This course surveys the scope, goals, and major discoveries of physical anthropology, dealing particularly with human biological evolution, the hominin fossil record, and present physical diversity.
- Introduction to Anthropology and Physical Anthropology
- The Development of Evolutionary Theory
- The Biological Basis of Life and Heredity and Evolution
- Introduction to Primatology: The Living Primates and Primate Behaviour
- Macroevolution and the Fossil Primates
- Human Osteology.
- Early Fossil Hominins of the Plio-Pleistocene
- Homo Erectus
- Homo Sapiens– Neanderthal and Modern
- Contemporary Human Physical Adaptability and Variation
Methods of Instruction
Course content will be conveyed through lectures. Extensive use will be made of human skeletal elements and casts of fossil hominid discoveries at relevant points in the class presentations. Videos and slides will also be used to present course material.
Means of Assessment
Evaluation will be based on course objectives and will be carried out in accordance with Douglas College policy. The instructor will provide a written course outline with specific criteria during the first week of classes.
An example of a possible evaluation scheme would be:
|Exams (3 x 25% each)
|Quizzes (2 x 5% each)
|Short Paper (on a specific aspect of interpreting the fossil record)
|Attendance and Participation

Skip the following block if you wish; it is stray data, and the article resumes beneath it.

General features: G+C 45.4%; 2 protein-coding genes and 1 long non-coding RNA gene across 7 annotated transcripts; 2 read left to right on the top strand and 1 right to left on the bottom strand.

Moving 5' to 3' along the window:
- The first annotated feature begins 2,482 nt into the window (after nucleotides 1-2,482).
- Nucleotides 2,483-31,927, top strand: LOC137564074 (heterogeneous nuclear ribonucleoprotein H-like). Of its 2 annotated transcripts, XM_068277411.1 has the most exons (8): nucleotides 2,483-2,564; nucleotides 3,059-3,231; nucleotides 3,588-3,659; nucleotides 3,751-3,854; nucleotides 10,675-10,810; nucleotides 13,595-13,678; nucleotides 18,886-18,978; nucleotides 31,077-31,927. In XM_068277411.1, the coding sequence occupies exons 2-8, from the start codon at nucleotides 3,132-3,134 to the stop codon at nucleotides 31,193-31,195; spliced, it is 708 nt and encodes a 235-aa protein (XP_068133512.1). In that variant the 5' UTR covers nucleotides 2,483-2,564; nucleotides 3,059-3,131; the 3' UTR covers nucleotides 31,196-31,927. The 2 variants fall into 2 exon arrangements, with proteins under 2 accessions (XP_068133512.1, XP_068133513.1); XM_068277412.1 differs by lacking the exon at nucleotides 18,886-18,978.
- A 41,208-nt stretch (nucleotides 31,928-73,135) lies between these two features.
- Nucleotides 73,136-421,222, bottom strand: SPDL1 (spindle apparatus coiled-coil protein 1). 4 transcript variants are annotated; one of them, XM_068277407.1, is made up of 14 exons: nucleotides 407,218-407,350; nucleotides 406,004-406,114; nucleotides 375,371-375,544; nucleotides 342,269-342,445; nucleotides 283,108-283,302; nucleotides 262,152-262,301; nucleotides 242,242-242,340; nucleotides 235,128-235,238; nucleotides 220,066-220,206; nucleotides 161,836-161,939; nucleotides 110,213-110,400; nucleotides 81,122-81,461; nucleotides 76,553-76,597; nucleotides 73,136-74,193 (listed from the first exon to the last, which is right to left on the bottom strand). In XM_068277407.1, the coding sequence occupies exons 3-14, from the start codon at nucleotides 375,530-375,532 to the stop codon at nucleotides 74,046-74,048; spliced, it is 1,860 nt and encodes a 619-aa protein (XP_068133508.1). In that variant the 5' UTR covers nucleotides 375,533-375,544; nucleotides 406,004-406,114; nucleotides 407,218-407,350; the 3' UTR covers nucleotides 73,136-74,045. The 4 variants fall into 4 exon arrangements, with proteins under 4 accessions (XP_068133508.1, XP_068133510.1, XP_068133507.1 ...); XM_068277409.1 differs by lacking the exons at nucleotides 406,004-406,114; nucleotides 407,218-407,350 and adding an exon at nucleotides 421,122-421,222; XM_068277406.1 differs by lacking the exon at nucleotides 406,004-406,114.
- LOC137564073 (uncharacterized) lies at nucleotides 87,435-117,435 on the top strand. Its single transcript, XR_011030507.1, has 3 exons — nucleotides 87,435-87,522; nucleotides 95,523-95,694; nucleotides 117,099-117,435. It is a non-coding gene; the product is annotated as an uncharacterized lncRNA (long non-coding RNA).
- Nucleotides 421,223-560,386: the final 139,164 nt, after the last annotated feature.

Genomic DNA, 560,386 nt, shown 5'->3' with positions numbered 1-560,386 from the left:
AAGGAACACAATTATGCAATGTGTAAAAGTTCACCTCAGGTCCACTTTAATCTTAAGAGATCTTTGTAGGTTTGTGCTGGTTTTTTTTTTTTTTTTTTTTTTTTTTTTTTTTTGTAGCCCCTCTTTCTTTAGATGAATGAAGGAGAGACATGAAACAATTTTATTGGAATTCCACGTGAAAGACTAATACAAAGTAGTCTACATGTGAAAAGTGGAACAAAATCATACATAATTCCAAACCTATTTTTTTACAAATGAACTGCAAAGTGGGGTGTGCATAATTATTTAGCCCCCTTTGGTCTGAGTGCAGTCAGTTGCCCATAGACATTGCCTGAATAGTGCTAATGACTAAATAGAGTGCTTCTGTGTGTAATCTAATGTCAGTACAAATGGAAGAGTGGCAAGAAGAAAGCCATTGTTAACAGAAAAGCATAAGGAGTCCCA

At the conclusion of the course the successful student will be able to:
- Discuss scope and goals of physical anthropology, and its place within and contributions to the broader discipline of anthropology.
- Discuss the major subfields of physical anthropology and the research techniques employed by each.
- Outline the major theories of biological evolution, from Darwin and Mendel to the modern synthesis.
- Identify major skeletal elements of the human body.
- Discuss the importance of studies of our closest relatives, the non-human primates, to the understanding of human biology and evolution.
- Discuss the hominid fossil record: how it is formed, major discoveries and interpretations, and the limitations inherent in the data.
- Assess the major techniques of dating fossil discoveries and their limitations.
- Discuss modern human physical diversity and theories on the adaptive value of such inherited traits.
Course Guidelines for previous years are viewable by selecting the version desired. If you took this course and do not see a listing for the starting semester/year of the course, consider the previous version as the applicable version.
Below shows how this course and its credits transfer within the BC transfer system.
A course is considered university-transferable (UT) if it transfers to at least one of the five research universities in British Columbia: University of British Columbia; University of British Columbia-Okanagan; Simon Fraser University; University of Victoria; and the University of Northern British Columbia.
For more information on transfer visit the BC Transfer Guide and BCCAT websites.
If your course prerequisites indicate that you need an assessment, please see our Assessment page for more information.